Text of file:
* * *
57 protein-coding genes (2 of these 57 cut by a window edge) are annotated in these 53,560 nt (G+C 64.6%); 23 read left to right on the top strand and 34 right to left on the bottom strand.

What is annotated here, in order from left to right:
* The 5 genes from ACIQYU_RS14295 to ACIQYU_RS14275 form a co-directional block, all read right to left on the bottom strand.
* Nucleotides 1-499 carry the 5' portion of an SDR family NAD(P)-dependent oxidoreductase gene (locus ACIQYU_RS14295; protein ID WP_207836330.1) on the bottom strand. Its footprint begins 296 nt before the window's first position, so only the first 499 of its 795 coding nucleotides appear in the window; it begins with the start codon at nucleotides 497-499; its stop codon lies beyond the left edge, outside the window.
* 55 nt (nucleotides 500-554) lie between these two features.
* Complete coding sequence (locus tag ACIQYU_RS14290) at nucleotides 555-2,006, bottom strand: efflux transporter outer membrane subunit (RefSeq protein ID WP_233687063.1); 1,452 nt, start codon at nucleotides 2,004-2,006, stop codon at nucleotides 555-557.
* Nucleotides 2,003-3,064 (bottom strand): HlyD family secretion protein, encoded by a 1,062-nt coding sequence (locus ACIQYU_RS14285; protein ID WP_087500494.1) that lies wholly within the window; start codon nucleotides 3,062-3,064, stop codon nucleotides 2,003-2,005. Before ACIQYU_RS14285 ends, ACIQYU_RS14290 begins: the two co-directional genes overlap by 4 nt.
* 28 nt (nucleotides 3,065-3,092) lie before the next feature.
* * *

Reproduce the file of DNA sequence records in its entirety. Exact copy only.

57 protein-coding genes (2 of these 57 cut by a window edge) are annotated in these 53,560 nt (G+C 64.6%); 23 read left to right on the top strand and 34 right to left on the bottom strand.

What is annotated here, in order from left to right:
* The 5 genes from ACIQYU_RS14295 to ACIQYU_RS14275 form a co-directional block, all read right to left on the bottom strand.
* Nucleotides 1-499 carry the 5' portion of an SDR family NAD(P)-dependent oxidoreductase gene (locus ACIQYU_RS14295; protein ID WP_207836330.1) on the bottom strand. Its footprint begins 296 nt before the window's first position, so only the first 499 of its 795 coding nucleotides appear in the window; it begins with the start codon at nucleotides 497-499; its stop codon lies beyond the left edge, outside the window.
* 55 nt (nucleotides 500-554) lie between these two features.
* Complete coding sequence (locus tag ACIQYU_RS14290) at nucleotides 555-2,006, bottom strand: efflux transporter outer membrane subunit (RefSeq protein ID WP_233687063.1); 1,452 nt, start codon at nucleotides 2,004-2,006, stop codon at nucleotides 555-557.
* Nucleotides 2,003-3,064 (bottom strand): HlyD family secretion protein, encoded by a 1,062-nt coding sequence (locus ACIQYU_RS14285; protein ID WP_087500494.1) that lies wholly within the window; start codon nucleotides 3,062-3,064, stop codon nucleotides 2,003-2,005. Before ACIQYU_RS14285 ends, ACIQYU_RS14290 begins: the two co-directional genes overlap by 4 nt.
* 28 nt (nucleotides 3,065-3,092) lie before the next feature.